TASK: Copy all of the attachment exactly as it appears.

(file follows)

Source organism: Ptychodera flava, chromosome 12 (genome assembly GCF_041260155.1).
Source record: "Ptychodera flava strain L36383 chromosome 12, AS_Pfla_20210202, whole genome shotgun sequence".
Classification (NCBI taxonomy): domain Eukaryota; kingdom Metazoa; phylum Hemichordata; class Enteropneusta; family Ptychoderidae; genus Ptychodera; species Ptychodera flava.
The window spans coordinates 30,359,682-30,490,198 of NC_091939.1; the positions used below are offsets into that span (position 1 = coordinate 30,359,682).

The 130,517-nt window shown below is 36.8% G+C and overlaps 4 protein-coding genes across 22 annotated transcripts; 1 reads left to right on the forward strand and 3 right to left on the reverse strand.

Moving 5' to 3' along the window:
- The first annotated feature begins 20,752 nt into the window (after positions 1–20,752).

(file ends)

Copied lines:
Source organism: Ptychodera flava, chromosome 12 (genome assembly GCF_041260155.1).
Source record: "Ptychodera flava strain L36383 chromosome 12, AS_Pfla_20210202, whole genome shotgun sequence".
Classification (NCBI taxonomy): domain Eukaryota; kingdom Metazoa; phylum Hemichordata; class Enteropneusta; family Ptychoderidae; genus Ptychodera; species Ptychodera flava.
The window spans coordinates 30,359,682-30,490,198 of NC_091939.1; the positions used below are offsets into that span (position 1 = coordinate 30,359,682).

The 130,517-nt window shown below is 36.8% G+C and overlaps 4 protein-coding genes across 22 annotated transcripts; 1 reads left to right on the forward strand and 3 right to left on the reverse strand.

Moving 5' to 3' along the window:
- The first annotated feature begins 20,752 nt into the window (after positions 1–20,752).